Brendan Wales 14:14
I think it’s just generally our philosophy around investing and following demand. And I’d say we were really early on in understanding that developer tools and sort of light infrastructure, those businesses are at the end of the day are just like consumer internet businesses. There’s an individual within a company who makes the decision to use a product because it’s affordable. It’s open source. And we had a lot of learnings because we were the first investors in nginx, the world’s most popular web server, which was acquired by f5. Recently, we were the first investors in that business. And we had been in that company for about two years. And we realized, oh my gosh, if there’s all this demand for the product, you can layer on a ton of you know, different monetization components in order to scale the business. And so when Segment came in, and we knew that the market was really huge, and it was solving a really big problem, then, you know, it was instinctive We still act that way today, right? I mean, we are always, you know, moving within days, typically in verifying some data and then moving forward, whether it’s b2b or b2c.
Erasmus Elsner 15:01
Given that you’re normally more consumer focused and Segment being highly technical team, but then on the other hand having a market in the marketing departments of consumer tech companies, would you say that this angle gave you an edge there?
Brendan Wales 15:22
Yeah. And that was it was sent to us by you know, the CTO of a consumer internet business, he started a business called munchery. And so he knew the problem very well, right. And when it was sent to us, and so but all of our portfolio companies were having the same problem. And so that helps it helps you move forward, I’d say like, we, we don’t like to do investments in b2b if we don’t have a really good understanding of kind of that end user. Right. And so I’d say like, top down enterprise sales is not are like the perfect thing for us, like we really want to invest in in this sort of affinity towards those individual decision makers. And so we always will, we always love doing open source software, we still do. And we just think about it, like it’s a consumer internet business. And we’re looking at the cohorts, we’re looking at the morality, all that stuff.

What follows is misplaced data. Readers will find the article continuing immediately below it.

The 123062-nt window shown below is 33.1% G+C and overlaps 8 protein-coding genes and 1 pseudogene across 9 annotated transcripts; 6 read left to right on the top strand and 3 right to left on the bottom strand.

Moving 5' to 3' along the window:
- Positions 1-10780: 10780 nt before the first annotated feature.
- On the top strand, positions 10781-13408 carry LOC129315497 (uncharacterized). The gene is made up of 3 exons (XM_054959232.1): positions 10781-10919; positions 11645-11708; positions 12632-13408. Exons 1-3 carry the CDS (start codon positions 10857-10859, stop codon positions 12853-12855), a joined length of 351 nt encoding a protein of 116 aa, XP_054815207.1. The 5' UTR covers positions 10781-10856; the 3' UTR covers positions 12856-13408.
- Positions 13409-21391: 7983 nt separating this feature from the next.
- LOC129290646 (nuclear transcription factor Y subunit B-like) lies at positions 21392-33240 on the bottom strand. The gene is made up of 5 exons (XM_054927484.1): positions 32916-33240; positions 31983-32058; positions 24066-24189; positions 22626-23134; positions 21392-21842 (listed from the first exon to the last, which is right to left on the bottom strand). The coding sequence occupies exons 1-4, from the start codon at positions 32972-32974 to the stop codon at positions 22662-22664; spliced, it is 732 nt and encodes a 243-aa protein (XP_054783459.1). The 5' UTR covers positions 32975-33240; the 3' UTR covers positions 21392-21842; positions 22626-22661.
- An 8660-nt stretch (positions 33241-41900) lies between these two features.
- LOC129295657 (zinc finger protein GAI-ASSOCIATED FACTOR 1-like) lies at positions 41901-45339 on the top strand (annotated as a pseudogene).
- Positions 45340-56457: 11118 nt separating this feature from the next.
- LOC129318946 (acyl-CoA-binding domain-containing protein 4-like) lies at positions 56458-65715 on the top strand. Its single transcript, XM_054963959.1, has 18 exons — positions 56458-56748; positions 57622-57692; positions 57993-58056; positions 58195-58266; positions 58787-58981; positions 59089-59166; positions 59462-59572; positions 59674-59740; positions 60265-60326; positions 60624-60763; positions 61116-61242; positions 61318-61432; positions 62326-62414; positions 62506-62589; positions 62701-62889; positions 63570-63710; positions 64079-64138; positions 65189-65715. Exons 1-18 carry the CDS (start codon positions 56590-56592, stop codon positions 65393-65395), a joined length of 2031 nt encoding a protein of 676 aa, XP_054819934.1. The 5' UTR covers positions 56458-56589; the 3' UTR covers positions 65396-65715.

Erasmus Elsner 16:01
So let’s talk about consumer intimate. And let’s talk about one of the big misses in your career. And you publish this legendary post where you describe how you passed on music Holly’s now known as tic toc, a 10 million series A at 100 million valuation. And so it all started on Monday, July 6 2015, when Thomas sent you this email? Have we talked with musica.ly.
Brendan Wales 16:43
Thomas sent me that email, I was actually on the East Coast visited July 4, and I was sitting in the airport and I got that email. And I was like, Okay, well, you know, if it’s growing really quickly, we want to talk to them and try to understand it before making any decisions. And at the same time, Dubsmash was also growing really quickly .I don’t know if you remember that business, I think it’s still doing very well actually pretty similar to musically, although there were concerns around music, IP rights. And so our concern initially was, is this just a utility where people create these videos, they layer on, you know, a popular song, and then they post it on Instagram and get a lot of likes. And then people see the TikTok logo on the bottom and then they go use TikTok, and then they repost it on Instagram, but none of that feedback, of likes and hard. So all that stuff was happening on Instagram now on tik tok, when you really want it on or musically at the time, right? And you just want it on your musically app. And that’s how you build a real consumer product. And so that was our initial concern. There were a bunch of like video sharing apps in 2012 when Justin Khan had one of them that was growing really fast. And so our concerns were they just, you know, they got that initial growth, it was just a utility, but they’d all build their own community. And so that was our initial concern of the business.
Erasmus Elsner 17:32
You actually provided a print screen from App Annie where you identified this growth hike in musica.ly. I remember this German documentary with Matthias Schilling, where it was in in your San Francisco offices and going through like different App Annie charts, basically to identify who he wants to talk to. So you yourself, it is described on the website that you’re closely involved with the firm’s development and utilization of in house technology, to early metric based discovery. A number of VCs say they always want warm introductions, for Segment this was the classic case, but I always respected the way in which e.ventures is also using this data-driven approach. Talk to us a little bit about how you use that on an everyday basis.